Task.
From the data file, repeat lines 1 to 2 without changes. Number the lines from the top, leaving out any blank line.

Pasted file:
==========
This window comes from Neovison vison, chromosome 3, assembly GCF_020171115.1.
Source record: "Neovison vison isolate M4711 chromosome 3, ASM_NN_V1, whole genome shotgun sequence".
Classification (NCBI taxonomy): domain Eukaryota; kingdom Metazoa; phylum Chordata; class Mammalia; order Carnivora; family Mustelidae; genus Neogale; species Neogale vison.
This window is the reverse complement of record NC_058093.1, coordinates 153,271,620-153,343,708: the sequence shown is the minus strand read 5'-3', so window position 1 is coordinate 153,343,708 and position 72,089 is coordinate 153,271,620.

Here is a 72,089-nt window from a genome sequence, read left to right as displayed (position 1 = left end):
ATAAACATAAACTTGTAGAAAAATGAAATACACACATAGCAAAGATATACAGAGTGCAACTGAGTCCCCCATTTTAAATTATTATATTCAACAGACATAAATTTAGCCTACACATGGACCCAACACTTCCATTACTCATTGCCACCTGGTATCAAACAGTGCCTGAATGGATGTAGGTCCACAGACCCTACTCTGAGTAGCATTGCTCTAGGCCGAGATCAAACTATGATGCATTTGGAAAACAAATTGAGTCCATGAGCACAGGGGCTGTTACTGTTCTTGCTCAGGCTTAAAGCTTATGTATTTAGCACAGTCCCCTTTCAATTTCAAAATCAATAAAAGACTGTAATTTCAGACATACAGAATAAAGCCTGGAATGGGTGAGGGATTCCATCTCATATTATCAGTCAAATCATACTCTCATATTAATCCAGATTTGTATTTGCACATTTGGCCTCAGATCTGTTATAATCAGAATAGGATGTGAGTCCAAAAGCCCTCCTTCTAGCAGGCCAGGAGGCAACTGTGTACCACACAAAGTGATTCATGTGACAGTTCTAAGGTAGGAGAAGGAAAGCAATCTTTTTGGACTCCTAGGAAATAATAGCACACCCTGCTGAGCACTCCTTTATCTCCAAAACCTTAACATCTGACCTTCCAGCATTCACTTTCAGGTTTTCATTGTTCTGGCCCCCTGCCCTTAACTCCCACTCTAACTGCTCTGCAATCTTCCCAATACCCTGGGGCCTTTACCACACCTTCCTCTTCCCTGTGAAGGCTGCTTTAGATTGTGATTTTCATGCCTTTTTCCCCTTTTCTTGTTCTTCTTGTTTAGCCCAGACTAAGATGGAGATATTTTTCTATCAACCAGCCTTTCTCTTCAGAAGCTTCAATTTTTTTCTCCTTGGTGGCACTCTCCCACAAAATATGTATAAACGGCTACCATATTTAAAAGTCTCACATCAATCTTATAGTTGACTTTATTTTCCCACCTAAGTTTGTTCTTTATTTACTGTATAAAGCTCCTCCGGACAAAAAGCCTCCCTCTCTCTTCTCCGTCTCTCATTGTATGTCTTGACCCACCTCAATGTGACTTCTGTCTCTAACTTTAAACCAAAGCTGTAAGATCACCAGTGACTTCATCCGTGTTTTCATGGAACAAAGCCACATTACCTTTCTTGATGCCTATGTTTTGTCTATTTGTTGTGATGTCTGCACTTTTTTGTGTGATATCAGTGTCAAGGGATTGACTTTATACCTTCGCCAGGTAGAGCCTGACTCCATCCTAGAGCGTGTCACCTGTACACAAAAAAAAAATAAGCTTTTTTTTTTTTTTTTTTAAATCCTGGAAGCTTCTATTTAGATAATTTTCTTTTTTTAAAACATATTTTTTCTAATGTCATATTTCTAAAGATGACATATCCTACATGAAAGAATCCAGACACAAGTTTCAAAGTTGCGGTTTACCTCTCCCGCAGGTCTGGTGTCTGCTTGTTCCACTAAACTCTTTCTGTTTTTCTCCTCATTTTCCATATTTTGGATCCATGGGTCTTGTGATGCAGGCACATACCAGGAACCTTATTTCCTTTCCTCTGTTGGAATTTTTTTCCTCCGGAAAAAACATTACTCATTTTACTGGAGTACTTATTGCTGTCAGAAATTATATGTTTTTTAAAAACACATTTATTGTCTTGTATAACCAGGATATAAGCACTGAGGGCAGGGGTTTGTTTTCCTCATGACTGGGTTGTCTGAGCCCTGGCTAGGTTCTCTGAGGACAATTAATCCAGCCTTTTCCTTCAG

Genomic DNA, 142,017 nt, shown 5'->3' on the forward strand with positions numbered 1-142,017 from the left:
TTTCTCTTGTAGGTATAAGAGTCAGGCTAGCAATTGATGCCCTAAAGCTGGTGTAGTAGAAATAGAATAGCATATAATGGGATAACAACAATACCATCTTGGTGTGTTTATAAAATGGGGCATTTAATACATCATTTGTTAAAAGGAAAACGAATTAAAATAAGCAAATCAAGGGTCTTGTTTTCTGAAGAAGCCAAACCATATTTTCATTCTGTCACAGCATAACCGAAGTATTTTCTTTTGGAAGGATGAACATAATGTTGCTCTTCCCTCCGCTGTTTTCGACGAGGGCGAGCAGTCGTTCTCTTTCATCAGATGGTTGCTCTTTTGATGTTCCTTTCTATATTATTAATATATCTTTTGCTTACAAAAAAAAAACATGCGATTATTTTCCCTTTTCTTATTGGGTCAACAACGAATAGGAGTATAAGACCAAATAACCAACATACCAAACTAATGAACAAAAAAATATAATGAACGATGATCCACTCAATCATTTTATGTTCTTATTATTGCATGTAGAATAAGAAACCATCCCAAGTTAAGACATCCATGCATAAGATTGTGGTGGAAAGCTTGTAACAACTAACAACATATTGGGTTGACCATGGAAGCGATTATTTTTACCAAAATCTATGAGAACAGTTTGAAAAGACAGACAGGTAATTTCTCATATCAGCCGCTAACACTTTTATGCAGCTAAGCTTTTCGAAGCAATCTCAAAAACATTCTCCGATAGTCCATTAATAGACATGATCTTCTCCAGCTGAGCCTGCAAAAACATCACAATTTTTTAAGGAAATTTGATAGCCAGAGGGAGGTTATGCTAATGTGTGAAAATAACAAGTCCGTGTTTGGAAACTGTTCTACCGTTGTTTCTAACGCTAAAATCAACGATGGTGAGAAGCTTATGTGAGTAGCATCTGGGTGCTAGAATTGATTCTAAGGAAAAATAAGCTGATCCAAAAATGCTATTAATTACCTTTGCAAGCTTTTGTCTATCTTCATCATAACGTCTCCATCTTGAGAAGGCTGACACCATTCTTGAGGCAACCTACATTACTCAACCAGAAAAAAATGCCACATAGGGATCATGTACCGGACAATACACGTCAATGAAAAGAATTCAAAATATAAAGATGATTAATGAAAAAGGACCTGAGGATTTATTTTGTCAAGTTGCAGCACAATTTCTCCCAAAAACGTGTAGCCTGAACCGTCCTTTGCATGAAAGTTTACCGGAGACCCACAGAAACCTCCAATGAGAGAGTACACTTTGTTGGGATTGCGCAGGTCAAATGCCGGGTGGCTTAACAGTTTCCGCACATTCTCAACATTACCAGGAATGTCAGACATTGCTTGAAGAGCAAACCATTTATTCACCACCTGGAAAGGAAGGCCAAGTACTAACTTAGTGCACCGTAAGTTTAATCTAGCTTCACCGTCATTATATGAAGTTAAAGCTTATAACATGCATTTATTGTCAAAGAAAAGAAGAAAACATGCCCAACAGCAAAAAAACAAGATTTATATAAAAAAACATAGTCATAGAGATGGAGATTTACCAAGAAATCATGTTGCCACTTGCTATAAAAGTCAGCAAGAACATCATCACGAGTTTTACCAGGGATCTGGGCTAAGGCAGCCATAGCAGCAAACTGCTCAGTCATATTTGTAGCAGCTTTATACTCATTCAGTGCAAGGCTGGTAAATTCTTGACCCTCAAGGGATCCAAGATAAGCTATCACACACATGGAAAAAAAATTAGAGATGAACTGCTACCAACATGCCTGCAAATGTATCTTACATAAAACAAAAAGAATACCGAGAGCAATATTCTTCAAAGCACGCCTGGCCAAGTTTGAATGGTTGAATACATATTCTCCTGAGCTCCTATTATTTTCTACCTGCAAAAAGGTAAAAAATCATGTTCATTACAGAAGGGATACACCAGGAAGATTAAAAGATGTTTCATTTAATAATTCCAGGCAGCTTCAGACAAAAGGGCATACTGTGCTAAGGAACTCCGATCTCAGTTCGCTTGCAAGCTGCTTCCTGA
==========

This window comes from Neovison vison, chromosome 3, assembly GCF_020171115.1.
Source record: "Neovison vison isolate M4711 chromosome 3, ASM_NN_V1, whole genome shotgun sequence".